May 'could vote against No Deal'

Theresa May is expected to vote against Britain leaving the European Union without a Withdrawal Agreement in a Commons vote this evening.

The news was broken by Political Editor of the Sunday Times, Tim Shipman shortly after the Prime Minister had suffered her second humiliating defeat over her Brexit deal last night, losing by 149 votes.

ITV’s Robert Peston has also suggested that May could well vote against No Deal, in what would be a truly astonishing (and bonkers) move. Many in the Cabinet could also back her. When did a bad deal become better than No Deal?

In a week of crucial parliamentary votes determining the future of Brexit, the Prime Minister informed the House that the vote on No Deal will be a free vote for her Conservative colleagues. This will be the most significant free vote for the Tories since a parliamentary vote on gay marriage in 2013.

Her decision to vote against No Deal will spark outrage among grassroots Conservative members and voters alike, many of whom now back a clean break from Brussels on March 29th. Such a move suggests she will be backing an extension to Article 50 in the subsequent vote in Westminster on Thursday.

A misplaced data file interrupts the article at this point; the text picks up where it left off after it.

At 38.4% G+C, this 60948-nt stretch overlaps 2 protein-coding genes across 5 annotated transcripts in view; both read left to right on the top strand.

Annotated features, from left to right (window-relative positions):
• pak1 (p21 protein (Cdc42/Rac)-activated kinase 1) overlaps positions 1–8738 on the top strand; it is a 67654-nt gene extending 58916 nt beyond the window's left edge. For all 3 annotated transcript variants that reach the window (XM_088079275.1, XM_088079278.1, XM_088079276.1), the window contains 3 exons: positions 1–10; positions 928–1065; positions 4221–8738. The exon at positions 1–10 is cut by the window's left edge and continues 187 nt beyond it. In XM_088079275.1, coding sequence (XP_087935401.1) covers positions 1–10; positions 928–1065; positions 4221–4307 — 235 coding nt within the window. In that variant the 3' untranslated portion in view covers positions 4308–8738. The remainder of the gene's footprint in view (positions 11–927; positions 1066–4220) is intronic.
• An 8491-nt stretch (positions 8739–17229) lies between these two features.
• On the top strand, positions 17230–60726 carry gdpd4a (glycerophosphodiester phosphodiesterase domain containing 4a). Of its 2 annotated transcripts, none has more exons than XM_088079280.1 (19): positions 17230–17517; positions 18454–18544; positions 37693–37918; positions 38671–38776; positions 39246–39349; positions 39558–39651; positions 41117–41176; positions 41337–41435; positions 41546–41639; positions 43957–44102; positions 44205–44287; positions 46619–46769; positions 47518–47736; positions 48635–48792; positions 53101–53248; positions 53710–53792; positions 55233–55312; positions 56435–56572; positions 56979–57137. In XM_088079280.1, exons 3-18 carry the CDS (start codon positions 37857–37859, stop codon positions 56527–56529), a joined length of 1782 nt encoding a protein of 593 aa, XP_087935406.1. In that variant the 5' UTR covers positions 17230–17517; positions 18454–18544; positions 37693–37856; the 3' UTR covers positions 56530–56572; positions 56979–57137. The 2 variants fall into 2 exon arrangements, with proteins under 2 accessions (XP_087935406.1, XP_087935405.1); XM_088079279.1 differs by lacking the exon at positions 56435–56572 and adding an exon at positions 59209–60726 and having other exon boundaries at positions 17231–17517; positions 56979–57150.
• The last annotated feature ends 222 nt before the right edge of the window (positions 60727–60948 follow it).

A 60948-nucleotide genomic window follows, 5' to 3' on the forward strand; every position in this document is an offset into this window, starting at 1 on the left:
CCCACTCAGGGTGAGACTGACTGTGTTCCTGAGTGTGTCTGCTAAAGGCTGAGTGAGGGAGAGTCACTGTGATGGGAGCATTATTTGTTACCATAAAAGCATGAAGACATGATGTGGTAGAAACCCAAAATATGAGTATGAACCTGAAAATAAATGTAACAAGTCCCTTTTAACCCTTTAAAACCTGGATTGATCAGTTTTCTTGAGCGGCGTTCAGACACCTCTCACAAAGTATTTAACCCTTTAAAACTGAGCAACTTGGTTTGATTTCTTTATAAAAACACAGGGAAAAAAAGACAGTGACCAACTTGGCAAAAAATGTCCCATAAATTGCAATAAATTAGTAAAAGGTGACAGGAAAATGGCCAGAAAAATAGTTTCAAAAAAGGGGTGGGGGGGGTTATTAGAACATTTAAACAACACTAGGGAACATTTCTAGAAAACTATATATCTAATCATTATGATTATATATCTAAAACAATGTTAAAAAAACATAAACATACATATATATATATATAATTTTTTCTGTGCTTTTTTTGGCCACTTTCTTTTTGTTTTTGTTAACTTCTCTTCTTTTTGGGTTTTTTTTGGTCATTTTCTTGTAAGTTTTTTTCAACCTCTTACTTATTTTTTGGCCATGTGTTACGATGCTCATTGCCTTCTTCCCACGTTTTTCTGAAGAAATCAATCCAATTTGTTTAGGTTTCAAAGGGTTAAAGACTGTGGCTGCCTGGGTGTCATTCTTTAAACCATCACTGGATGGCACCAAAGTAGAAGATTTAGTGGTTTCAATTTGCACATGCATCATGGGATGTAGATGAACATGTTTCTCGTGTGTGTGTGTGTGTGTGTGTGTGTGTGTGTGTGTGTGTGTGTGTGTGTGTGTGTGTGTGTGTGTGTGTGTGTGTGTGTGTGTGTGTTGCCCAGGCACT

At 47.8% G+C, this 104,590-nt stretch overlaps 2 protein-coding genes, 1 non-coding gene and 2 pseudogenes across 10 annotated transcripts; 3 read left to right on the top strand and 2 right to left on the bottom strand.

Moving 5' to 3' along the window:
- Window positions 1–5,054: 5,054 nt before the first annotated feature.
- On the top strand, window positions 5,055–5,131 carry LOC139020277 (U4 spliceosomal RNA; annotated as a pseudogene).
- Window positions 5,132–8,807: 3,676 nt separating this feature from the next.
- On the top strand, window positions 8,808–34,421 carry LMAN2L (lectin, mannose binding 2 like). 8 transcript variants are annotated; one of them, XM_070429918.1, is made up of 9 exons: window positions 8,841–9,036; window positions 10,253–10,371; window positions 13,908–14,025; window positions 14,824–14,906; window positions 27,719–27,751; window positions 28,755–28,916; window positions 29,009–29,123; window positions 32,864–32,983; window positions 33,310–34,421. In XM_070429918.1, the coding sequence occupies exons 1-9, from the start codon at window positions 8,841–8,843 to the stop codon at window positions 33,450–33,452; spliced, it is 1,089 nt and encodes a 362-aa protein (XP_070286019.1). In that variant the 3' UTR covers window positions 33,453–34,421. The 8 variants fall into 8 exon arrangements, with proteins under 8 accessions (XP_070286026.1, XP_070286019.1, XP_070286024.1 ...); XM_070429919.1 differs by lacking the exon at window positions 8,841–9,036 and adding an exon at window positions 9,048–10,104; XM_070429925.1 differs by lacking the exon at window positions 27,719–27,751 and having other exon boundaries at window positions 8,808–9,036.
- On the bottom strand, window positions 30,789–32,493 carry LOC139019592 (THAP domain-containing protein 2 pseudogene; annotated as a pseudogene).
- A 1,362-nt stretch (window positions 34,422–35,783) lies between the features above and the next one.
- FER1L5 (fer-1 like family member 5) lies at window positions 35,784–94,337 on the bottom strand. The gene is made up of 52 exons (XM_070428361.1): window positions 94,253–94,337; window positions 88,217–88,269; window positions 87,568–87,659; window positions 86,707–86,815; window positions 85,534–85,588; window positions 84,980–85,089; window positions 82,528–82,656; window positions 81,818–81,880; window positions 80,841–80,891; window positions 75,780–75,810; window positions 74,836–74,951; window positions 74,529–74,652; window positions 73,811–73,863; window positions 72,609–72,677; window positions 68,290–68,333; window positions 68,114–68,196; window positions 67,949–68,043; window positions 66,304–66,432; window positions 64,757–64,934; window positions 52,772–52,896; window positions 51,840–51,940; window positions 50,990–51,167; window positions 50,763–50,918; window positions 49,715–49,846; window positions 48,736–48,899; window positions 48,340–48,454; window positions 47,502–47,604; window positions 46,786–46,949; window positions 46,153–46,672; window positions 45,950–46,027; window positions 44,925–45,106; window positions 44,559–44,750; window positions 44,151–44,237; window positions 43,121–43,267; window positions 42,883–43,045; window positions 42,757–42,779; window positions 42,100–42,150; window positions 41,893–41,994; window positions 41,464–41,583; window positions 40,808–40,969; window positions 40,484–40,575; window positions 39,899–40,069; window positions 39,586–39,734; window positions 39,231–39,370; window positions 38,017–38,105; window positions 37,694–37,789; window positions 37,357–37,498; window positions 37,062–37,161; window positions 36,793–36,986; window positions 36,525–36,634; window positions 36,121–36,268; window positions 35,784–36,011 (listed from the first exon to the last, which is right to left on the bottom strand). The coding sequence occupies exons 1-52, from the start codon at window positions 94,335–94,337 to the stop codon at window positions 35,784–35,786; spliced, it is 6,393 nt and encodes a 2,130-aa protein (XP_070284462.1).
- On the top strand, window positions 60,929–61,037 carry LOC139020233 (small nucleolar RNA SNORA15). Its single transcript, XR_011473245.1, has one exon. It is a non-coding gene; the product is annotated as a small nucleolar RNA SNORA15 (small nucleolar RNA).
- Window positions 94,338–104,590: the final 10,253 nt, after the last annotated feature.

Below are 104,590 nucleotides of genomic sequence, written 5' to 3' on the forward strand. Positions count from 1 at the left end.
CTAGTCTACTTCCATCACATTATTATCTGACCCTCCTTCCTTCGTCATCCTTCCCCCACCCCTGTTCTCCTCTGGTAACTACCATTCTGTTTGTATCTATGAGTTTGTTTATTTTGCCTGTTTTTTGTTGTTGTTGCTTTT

May stood on a Conservative manifesto pledge that “No Deal is better than a bad deal”. A vote against No Deal this evening would show her true colours and confirm the fears of many Eurosceptics that she was never prepared to genuinely support a clean Brexit or use such a position effectively as leverage in the negotiations with Brussels.

If Brussels know the British Prime Minister won’t walk away from the negotiating table, no wonder May has been left stuck selling a dreadful deal.

No Deal is better than a bad EU deal! Westmonster will go on fighting for 17.4 million Leave voters. Will you support us?